To Binge or Not To Binge Episode 28: “The Good Place”


Hannah Allred

(Graphic by Hannah Allred | The Daily Utah Chronicle)

By Palak Jayswal, Arts Editor

Netflix recently added the second season of NBC’s “The Good Place” to its library of shows, and fans everywhere are excited to finally be able to binge it. From the same executive producer of the shows “Brooklyn Nine-Nine,” “Parks and Recreation” and “Master of None,” this feel-good (or feel-bad) comedy is accented with a star-studded cast and is rich in comedic gold. “The Good Place” is the winner of the 2016 Critics’ Choice Television Award for “Most Exciting New Series” as well as a two-time Primetime Emmy Award Nominee. Yet what makes the show so enjoyable is the simple message it carries: you can be a good person or you can be a bad one, but either way, you’re going to face consequences.

The main character, Eleanor Shellstrop (Kristen Bell), dies. When she wakes up, she realizes she’s in a place called “The Good Place,” which is an equivalent to heaven, more or less. The problem is that she knows she’s not supposed to be there, because she wasn’t exactly a nice person during her lifetime. Yet the architect of the Good Place, Michael (Ted Danson) believes otherwise, so Eleanor remains in the Good Place. There she meets three companions, Tahani Al-Jamil (Jameela Jamil), a spoiled socialite who Eleanor doesn’t like at first, Chidi Anagonye (William Jackson Harper), an ethics professor and Eleanor’s soulmate in the Good Place and Jason Mendoza (Manny Jacinto), a Buddhist monk. With the help of a programmed robot guide, Janet (D’Arcy Carden), these four face afterlife in the Good Place and all of the twists and turns it throws at them together.

Previous Season Recap:

Warning: This next section contains spoilers.

In the first season (through flashbacks), viewers learn that Eleanor is not meant to be in the Good Place. Since Chidi is Eleanor’s assigned soul mate in the Good Place, she confides in him and tells him that there has been some sort of mistake. He, in turn, freaks out. Eleanor remains on edge until she finds out that Jason Mendoza is only posing as a Buddhist monk, was actually a Floridian drug dealer and has also been incorrectly assigned to the Good Place. Chidi begins to give both Jason and Eleanor lessons in ethics and philosophy in the hopes that they can become “good” in their afterlife. Jason’s soulmate Tahani figures out that Eleanor and Jason are not supposed to be in the Good Place, but she works with Chidi to keep their respective soulmates there. However, an eternal judge finds out their secret and rules to send Jason and Eleanor to the Bad Place. The first season consists of hilarious learning experiences for all of the characters, but it also has profound moments of bonding and understanding.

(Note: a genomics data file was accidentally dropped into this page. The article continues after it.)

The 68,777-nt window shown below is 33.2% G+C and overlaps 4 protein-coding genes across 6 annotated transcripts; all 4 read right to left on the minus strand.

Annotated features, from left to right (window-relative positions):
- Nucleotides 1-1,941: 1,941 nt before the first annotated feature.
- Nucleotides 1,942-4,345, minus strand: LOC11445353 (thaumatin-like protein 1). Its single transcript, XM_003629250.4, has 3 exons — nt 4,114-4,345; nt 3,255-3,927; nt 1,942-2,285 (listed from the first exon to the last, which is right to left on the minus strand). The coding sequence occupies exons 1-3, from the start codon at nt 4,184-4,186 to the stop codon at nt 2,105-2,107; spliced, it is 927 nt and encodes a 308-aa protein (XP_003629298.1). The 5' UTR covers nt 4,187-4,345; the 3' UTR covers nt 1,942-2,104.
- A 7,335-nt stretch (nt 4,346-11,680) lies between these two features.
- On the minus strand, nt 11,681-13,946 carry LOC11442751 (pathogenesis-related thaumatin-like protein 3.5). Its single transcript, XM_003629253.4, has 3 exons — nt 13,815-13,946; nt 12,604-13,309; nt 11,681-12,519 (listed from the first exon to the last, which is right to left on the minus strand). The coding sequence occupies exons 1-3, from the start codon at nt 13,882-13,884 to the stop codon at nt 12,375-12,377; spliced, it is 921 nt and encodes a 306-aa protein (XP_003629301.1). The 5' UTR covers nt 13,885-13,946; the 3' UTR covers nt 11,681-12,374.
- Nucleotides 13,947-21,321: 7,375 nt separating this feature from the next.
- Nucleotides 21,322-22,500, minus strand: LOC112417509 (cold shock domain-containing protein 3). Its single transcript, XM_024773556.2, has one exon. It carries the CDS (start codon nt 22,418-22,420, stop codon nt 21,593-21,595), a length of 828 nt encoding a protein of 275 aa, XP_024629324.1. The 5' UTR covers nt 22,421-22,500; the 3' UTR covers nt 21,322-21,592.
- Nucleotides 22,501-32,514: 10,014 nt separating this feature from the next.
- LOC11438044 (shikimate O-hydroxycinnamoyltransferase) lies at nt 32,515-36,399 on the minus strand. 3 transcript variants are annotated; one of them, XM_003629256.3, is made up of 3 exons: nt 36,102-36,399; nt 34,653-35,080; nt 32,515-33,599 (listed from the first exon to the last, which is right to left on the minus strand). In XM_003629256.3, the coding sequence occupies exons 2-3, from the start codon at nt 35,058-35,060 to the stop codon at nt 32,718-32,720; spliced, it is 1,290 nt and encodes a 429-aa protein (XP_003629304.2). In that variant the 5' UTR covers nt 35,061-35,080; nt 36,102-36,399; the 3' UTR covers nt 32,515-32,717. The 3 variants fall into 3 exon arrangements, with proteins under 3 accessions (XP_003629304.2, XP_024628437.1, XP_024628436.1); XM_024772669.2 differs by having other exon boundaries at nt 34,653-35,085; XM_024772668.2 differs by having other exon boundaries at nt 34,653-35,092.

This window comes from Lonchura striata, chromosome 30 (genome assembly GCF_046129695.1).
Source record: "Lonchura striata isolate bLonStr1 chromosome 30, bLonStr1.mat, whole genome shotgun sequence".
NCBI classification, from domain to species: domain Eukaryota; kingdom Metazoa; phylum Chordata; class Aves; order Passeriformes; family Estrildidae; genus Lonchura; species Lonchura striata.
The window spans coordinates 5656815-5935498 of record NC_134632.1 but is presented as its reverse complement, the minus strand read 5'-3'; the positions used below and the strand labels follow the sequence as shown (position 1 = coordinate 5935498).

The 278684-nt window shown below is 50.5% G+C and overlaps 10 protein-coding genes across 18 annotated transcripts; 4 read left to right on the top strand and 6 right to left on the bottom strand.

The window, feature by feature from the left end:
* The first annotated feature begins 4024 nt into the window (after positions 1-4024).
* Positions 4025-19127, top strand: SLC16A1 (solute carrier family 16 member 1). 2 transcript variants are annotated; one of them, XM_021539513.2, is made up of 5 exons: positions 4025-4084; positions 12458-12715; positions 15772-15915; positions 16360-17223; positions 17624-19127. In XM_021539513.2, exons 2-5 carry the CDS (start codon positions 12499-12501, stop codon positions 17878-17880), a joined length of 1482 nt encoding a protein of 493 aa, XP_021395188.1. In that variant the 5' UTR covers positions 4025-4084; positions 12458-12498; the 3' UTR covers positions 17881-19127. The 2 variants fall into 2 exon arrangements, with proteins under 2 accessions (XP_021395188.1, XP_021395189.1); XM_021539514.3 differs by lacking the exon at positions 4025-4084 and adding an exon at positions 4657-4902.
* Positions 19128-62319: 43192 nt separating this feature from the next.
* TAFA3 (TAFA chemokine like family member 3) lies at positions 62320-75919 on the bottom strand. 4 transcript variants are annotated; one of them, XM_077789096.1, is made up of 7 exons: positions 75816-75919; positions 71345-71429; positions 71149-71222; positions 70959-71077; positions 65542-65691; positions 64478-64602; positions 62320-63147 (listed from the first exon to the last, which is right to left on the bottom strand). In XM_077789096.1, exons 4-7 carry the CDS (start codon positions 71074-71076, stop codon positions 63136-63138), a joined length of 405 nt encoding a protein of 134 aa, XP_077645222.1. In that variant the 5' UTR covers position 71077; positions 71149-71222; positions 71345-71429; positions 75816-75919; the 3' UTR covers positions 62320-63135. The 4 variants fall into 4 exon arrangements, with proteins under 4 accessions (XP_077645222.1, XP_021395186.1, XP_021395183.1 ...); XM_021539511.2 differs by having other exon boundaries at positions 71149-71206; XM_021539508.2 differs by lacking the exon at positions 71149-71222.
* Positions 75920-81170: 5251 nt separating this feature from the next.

To Binge or Not to Binge?

“The Good Place” has many attributes about it which makes it a fun show. It features comedy, romance, creativity and interesting characters. The show also has many layers — its focus on ethics, philosophy and how we conduct our daily lives. It is interesting and unlike any other production which has tried to capture such features previously. “The Good Place” is subtle at reminding us that our actions, words and thoughts do matter in one way or another. This show isn’t about scandal or drama — it’s simply about being a good person. The creators of the show do a fantastic job in making the series not come across as preachy to viewers. It’s light-hearted, interesting and funny. Through humor and heart, they’ve been able to craft a show which is unlike anything else on the air. “The Good Place” points out an important reminder: there is good and bad in everyone, but what matters is how you act on both of those.

That being said, the first season of the show is admittedly better than the second season. The second season is good, but it falls short in terms of plot. It’s a bit repetitive. The actors themselves are what carry the second season through the holes in the story. Yet I still binge-watched the second season in a day. This show is certainly bingeable — it’s the perfect watch after a long day of stewing over college coursework. “The Good Place” is creative, intuitive and it leaves viewers feeling a little bit lighter. The series has five stars from me.

Best Episode: Season 1, Episode 7: “The Eternal Shriek”

Similar Shows: “Unbreakable Kimmy Schmidt,” “Parks and Recreation,” “Arrested Development,” “New Girl” and “Portlandia”

Trigger Warnings: There are some instances of violence, blood and death in this show. For the most part, “The Good Place” is pretty trigger-free.

Rating: 5 stars
“The Good Place”
Available to stream on Netflix
25 episodes, Approximately 13 hours

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